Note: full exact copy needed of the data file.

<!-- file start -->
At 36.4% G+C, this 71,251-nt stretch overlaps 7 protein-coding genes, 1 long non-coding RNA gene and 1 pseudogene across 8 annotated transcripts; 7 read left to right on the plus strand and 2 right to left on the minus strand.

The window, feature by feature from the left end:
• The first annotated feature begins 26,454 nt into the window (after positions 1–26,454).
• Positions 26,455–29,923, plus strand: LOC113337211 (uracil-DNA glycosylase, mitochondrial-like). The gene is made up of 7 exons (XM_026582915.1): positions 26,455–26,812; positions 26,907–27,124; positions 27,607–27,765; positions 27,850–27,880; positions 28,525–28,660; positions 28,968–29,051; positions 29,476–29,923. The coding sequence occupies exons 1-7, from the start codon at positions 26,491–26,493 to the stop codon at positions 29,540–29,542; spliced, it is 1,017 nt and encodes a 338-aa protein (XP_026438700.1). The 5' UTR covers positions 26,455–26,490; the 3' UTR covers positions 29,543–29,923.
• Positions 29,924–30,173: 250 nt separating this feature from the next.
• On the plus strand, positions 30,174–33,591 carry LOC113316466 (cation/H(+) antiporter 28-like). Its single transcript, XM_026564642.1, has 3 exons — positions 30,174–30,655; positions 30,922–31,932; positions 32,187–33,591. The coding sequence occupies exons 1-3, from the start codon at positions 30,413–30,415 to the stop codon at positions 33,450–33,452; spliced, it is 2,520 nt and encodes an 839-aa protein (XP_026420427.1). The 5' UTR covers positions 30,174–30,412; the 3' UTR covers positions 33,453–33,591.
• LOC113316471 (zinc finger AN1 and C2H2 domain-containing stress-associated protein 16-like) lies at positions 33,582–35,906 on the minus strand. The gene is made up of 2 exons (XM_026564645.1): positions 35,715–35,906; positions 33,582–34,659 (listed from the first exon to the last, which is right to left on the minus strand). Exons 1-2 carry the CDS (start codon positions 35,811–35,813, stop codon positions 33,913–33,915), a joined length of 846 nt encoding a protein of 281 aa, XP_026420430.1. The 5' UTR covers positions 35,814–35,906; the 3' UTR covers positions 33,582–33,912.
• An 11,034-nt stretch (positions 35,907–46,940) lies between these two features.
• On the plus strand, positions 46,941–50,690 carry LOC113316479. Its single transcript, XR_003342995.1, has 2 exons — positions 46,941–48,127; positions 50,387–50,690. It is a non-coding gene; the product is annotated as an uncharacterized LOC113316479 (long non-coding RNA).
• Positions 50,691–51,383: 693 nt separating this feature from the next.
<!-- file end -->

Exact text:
At 36.4% G+C, this 71,251-nt stretch overlaps 7 protein-coding genes, 1 long non-coding RNA gene and 1 pseudogene across 8 annotated transcripts; 7 read left to right on the plus strand and 2 right to left on the minus strand.

The window, feature by feature from the left end:
• The first annotated feature begins 26,454 nt into the window (after positions 1–26,454).
• Positions 26,455–29,923, plus strand: LOC113337211 (uracil-DNA glycosylase, mitochondrial-like). The gene is made up of 7 exons (XM_026582915.1): positions 26,455–26,812; positions 26,907–27,124; positions 27,607–27,765; positions 27,850–27,880; positions 28,525–28,660; positions 28,968–29,051; positions 29,476–29,923. The coding sequence occupies exons 1-7, from the start codon at positions 26,491–26,493 to the stop codon at positions 29,540–29,542; spliced, it is 1,017 nt and encodes a 338-aa protein (XP_026438700.1). The 5' UTR covers positions 26,455–26,490; the 3' UTR covers positions 29,543–29,923.
• Positions 29,924–30,173: 250 nt separating this feature from the next.
• On the plus strand, positions 30,174–33,591 carry LOC113316466 (cation/H(+) antiporter 28-like). Its single transcript, XM_026564642.1, has 3 exons — positions 30,174–30,655; positions 30,922–31,932; positions 32,187–33,591. The coding sequence occupies exons 1-3, from the start codon at positions 30,413–30,415 to the stop codon at positions 33,450–33,452; spliced, it is 2,520 nt and encodes an 839-aa protein (XP_026420427.1). The 5' UTR covers positions 30,174–30,412; the 3' UTR covers positions 33,453–33,591.
• LOC113316471 (zinc finger AN1 and C2H2 domain-containing stress-associated protein 16-like) lies at positions 33,582–35,906 on the minus strand. The gene is made up of 2 exons (XM_026564645.1): positions 35,715–35,906; positions 33,582–34,659 (listed from the first exon to the last, which is right to left on the minus strand). Exons 1-2 carry the CDS (start codon positions 35,811–35,813, stop codon positions 33,913–33,915), a joined length of 846 nt encoding a protein of 281 aa, XP_026420430.1. The 5' UTR covers positions 35,814–35,906; the 3' UTR covers positions 33,582–33,912.
• An 11,034-nt stretch (positions 35,907–46,940) lies between these two features.
• On the plus strand, positions 46,941–50,690 carry LOC113316479. Its single transcript, XR_003342995.1, has 2 exons — positions 46,941–48,127; positions 50,387–50,690. It is a non-coding gene; the product is annotated as an uncharacterized LOC113316479 (long non-coding RNA).
• Positions 50,691–51,383: 693 nt separating this feature from the next.